Share, Send, or Save

Real Fibromyalgia Patient Stories
and Tips

Real Stories From Real People

Everyone with fibromyalgia is different. You may find that some of the tips about living with fibromyalgia will work better for you than others. So keep an open mind.

You should also realize that education is critical. You can reduce your symptoms. Try to learn more about fibromyalgia, how to reduce your symptoms, and what works for you.

The following stories and tips are those of real fibromyalgia patients. Here, you'll discover how others cope with this painful condition.

Take a few minutes to read their stories. Then consider sharing your own story, tips, or both.

The following tips may not work for everyone. Please consult with your health care professional before trying the tips yourself.

Stories About the Long Road to Fibromyalgia Diagnosis


“I just continued on until one physician said,
‘I know what you have. Fibromyalgia.’ ”
Read Sharon's fibromyalgia story

Sharon's Story
Novi, MI

Thirty years ago, while I was on a run, I hit a stone, twisted my body, and fractured my hip. It took a good year and a half to heal, but the pain never went away. It actually started to spread all over into my hips, my back, my legs, and my shoulders.

Over the next ten years, I saw MDs, DOs, acupuncturists, chiropractors, surgeons, even a shaman. I knew in my heart that something was wrong, but I could never figure out what it was.

I just continued on until one physician said, “I know what you have. Fibromyalgia.”

I have been seeing the same physician every month for 19 years now. We work together as a team.

Today, I take care of myself physically first, and then look at the goals that I want to achieve in my life. It’s important to not just focus on the pain, but to focus on life and smile at all we have.

Sharon’s Tips

  • Stick to a schedule—it helps
  • Know when you’re pushing too much and listen to what your body is telling you
  • Keep a journal every day about what you do and how you feel


“No one could figure out what was wrong,
and I just got worse.”
Read Valerie's fibromyalgia story

Valerie's Story
Seattle, WA

In 1993, I stooped down to open a file cabinet and couldn’t get back up. I saw a doctor, who sent me to see an orthopedist, who sent me to physical therapy. No one could figure out what was wrong, and I just got worse.

A friend said, “You know, you might have fibromyalgia.” And I replied, “Oh, I know people with fibro and I’m not that bad.” Well, it turns out I was.

My doctor referred me to a rheumatologist, who did a tender point exam and diagnosed me with fibromyalgia. When I asked him how many tender points I had, he said, “Well, all 18.”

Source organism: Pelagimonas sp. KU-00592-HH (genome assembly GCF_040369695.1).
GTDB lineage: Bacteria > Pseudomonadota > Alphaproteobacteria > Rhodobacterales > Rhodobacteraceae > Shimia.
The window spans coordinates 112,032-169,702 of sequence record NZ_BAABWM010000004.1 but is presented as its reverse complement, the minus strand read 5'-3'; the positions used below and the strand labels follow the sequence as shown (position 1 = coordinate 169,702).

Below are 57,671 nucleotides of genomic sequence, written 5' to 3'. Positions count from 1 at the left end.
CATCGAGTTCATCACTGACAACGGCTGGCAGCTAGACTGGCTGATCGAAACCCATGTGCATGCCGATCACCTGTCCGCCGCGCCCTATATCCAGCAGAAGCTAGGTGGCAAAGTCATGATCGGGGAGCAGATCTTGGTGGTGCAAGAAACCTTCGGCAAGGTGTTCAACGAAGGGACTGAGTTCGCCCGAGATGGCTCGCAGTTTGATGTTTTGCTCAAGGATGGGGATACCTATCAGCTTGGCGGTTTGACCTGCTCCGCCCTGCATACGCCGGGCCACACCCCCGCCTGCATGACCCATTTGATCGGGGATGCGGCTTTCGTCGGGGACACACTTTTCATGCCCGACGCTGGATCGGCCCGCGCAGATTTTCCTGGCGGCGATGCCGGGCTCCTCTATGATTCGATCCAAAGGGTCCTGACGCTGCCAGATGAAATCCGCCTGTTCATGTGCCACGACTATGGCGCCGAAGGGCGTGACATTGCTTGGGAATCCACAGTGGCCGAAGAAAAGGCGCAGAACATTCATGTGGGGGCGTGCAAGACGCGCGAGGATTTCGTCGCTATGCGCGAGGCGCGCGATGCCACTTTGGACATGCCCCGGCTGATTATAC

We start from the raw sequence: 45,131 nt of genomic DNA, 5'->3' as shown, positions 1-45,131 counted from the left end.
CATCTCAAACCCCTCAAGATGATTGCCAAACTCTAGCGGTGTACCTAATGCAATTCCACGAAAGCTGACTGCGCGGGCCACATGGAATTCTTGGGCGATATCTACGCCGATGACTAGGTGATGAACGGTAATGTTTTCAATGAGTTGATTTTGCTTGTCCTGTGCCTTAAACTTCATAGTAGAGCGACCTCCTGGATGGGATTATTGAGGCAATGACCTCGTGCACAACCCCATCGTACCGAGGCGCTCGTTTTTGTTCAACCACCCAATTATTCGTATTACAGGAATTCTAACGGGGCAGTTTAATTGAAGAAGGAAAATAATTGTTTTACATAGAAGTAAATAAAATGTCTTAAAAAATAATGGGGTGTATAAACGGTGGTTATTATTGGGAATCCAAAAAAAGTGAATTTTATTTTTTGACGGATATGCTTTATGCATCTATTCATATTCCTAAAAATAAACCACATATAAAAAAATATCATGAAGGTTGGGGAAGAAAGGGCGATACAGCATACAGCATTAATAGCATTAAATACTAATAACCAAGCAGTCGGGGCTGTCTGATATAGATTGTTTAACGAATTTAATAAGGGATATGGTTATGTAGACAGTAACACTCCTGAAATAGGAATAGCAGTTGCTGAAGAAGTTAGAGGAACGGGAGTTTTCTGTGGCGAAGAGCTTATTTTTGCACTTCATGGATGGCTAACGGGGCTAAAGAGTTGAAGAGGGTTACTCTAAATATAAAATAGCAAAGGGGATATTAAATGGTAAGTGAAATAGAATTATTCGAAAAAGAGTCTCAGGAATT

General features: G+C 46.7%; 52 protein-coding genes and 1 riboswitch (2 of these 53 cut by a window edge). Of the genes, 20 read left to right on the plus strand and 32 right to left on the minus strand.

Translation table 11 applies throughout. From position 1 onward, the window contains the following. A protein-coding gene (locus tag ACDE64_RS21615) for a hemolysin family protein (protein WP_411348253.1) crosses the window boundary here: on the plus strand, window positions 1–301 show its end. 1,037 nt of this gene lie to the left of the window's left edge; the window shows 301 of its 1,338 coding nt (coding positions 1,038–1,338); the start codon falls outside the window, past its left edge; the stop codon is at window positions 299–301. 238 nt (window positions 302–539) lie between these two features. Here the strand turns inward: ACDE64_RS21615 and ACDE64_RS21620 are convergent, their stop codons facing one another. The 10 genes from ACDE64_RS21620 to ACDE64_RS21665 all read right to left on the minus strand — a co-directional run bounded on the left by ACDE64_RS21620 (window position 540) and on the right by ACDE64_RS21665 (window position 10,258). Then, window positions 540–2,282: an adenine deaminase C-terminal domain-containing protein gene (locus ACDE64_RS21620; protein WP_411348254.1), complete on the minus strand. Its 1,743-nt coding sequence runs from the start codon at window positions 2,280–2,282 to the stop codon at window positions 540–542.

There’s a stigma about fibromyalgia. People are afraid it's all in their head. But it’s not.

Fibromyalgia impacts my life on a daily basis. But it isn’t my life. My life today is actually better than it was. It's a different life, but it's a better life.

Valerie’s Tips

  • Focus on the 4 Ps: pacing, problem solving, prioritizing, and planning
  • Find a good support group
  • Work on your communication skills, and don’t be afraid to ask for what you need

 

Stories About the Relief of Getting a Fibromyalgia Diagnosis


“It was such a relief to have a diagnosis.”
Read Beverley's fibromyalgia story

Beverley's Story
Harlingen, TX

I had been dealing with my symptoms for several years. I saw various doctors, but no one knew what my problem was.

I was finally referred to a rheumatologist, and later entered a clinical program trial. The doctor did a pressure test (tender point exam) on me and confirmed I had fibromyalgia. It was such a relief to have a diagnosis.

Now, I try to educate myself the best I can. It’s very important for the person with fibromyalgia and their loved ones to really understand this condition. It’s not in your mind. You’re not crazy.

Understand what you can tolerate and what you can’t. It’s also important to find peace and serenity within yourself, to accept fibromyalgia and not be ashamed of it.

Beverley’s Tips

  • Try to get a good night’s sleep
  • Exercise* and diet are very important
  • Acknowledge your limits—recognize what you can and cannot do

*Check with your health care provider first before beginning any exercise program.


“Today I was diagnosed with fibromyalgia.”
Read Debbie's fibromyalgia story

Debbie's Story
Gresham, OR

Today, I was diagnosed with fibromyalgia. It took over 5 years and many doctors to pinpoint exactly what it was.

The pain was unbelievable, but I just thought it would go away or that it was all in my head. It got to the point that I became depressed. I couldn't sleep or do the things I enjoyed, like hiking and walking.

I am so glad that I finally know what this is. Now, I feel I can move forward with my life. I hope this is a new beginning for me.

Debbie’s Tips

  • Know your limits
  • Eat well and sleep well


“I have not let my diagnosis be the end
of my life.”
Read Cathie's fibromyalgia story

Cathie's Story
Las Cruces, NM

At first, I thought I was coming down with the flu. I ached all over. I would wake up in the middle of the night from the pain. I didn't know what was wrong with me. I was so tired most days that I would be in bed by 6 PM, but I couldn't sleep. And I didn't even have the strength to open my eyes and watch TV.

As a single mom, I had 2 children to take care of. But there I would be in bed, and my kids would sit on the edge of the bed and just look at me.

I finally went to a rheumatologist and was diagnosed with fibromyalgia. It was a relief to find out what was causing my pain and fatigue.

Now, I read everything I can about fibromyalgia. I’ve changed my diet and exercise. I follow my doctor’s treatment plan. I have not let my diagnosis be the end of my life.

 

Stories About Learning to Cope With Fibromyalgia


“You just can’t do the things you used to do.”
Read Sylvia's fibromyalgia story

Sylvia's Story
Cocoa, FL

For me, it began when I had problems with my neck. My whole body just started aching. I probably saw 10 or 15 different doctors. Finally, I went to a rheumatologist and he said I had fibromyalgia.

It’s hard. Your life changes with fibromyalgia. It just takes over your whole body. I’ve always been an independent person as far as doing my own housework and yard work, and I can no longer do that. You just can’t do the things you used to do. But I’m just a very strong-willed person, and I’m the type to just get up and go regardless of the pain. I just keep moving. I try to exercise, swim, and such. And I know when to sit down and rest.

Everybody has a different way of dealing with the pain, with this illness. It’s comforting, talking to people that understand. It helps that they know what you’re going through.

Sylvia’s Tips

  • Exercise if you can*—swimming helps me because it’s easier on my joints
  • Don’t overdo it or your symptoms will really kick in